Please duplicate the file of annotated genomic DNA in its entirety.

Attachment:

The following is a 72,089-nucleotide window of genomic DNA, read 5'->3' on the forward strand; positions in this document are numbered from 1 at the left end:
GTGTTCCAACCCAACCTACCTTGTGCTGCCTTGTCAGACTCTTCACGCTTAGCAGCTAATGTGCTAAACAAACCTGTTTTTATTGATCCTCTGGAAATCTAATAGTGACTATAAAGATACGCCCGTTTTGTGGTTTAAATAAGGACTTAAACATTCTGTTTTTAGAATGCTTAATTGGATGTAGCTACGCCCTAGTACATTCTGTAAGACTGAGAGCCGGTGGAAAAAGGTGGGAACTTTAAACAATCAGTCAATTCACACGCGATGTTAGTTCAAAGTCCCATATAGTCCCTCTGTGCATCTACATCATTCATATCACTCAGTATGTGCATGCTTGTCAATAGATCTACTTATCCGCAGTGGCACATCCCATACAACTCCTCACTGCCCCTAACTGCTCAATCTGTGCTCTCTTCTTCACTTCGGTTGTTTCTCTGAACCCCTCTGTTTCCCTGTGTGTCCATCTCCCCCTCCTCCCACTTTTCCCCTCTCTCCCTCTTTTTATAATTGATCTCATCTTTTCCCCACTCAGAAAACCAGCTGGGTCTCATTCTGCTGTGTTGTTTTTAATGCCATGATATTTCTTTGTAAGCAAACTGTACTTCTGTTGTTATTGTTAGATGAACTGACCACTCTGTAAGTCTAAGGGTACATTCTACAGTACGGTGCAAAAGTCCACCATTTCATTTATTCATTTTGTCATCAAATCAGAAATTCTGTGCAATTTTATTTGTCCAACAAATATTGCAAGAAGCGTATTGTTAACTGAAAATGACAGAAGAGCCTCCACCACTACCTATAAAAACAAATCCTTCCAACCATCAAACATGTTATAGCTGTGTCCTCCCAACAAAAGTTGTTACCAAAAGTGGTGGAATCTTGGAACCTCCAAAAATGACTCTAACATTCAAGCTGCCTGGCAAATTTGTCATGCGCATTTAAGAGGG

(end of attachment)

The following is a 72,089-nucleotide window of genomic DNA, read 5'->3' on the forward strand; positions in this document are numbered from 1 at the left end:
GTGTTCCAACCCAACCTACCTTGTGCTGCCTTGTCAGACTCTTCACGCTTAGCAGCTAATGTGCTAAACAAACCTGTTTTTATTGATCCTCTGGAAATCTAATAGTGACTATAAAGATACGCCCGTTTTGTGGTTTAAATAAGGACTTAAACATTCTGTTTTTAGAATGCTTAATTGGATGTAGCTACGCCCTAGTACATTCTGTAAGACTGAGAGCCGGTGGAAAAAGGTGGGAACTTTAAACAATCAGTCAATTCACACGCGATGTTAGTTCAAAGTCCCATATAGTCCCTCTGTGCATCTACATCATTCATATCACTCAGTATGTGCATGCTTGTCAATAGATCTACTTATCCGCAGTGGCACATCCCATACAACTCCTCACTGCCCCTAACTGCTCAATCTGTGCTCTCTTCTTCACTTCGGTTGTTTCTCTGAACCCCTCTGTTTCCCTGTGTGTCCATCTCCCCCTCCTCCCACTTTTCCCCTCTCTCCCTCTTTTTATAATTGATCTCATCTTTTCCCCACTCAGAAAACCAGCTGGGTCTCATTCTGCTGTGTTGTTTTTAATGCCATGATATTTCTTTGTAAGCAAACTGTACTTCTGTTGTTATTGTTAGATGAACTGACCACTCTGTAAGTCTAAGGGTACATTCTACAGTACGGTGCAAAAGTCCACCATTTCATTTATTCATTTTGTCATCAAATCAGAAATTCTGTGCAATTTTATTTGTCCAACAAATATTGCAAGAAGCGTATTGTTAACTGAAAATGACAGAAGAGCCTCCACCACTACCTATAAAAACAAATCCTTCCAACCATCAAACATGTTATAGCTGTGTCCTCCCAACAAAAGTTGTTACCAAAAGTGGTGGAATCTTGGAACCTCCAAAAATGACTCTAACATTCAAGCTGCCTGGCAAATTTGTCATGCGCATTTAAGAGGG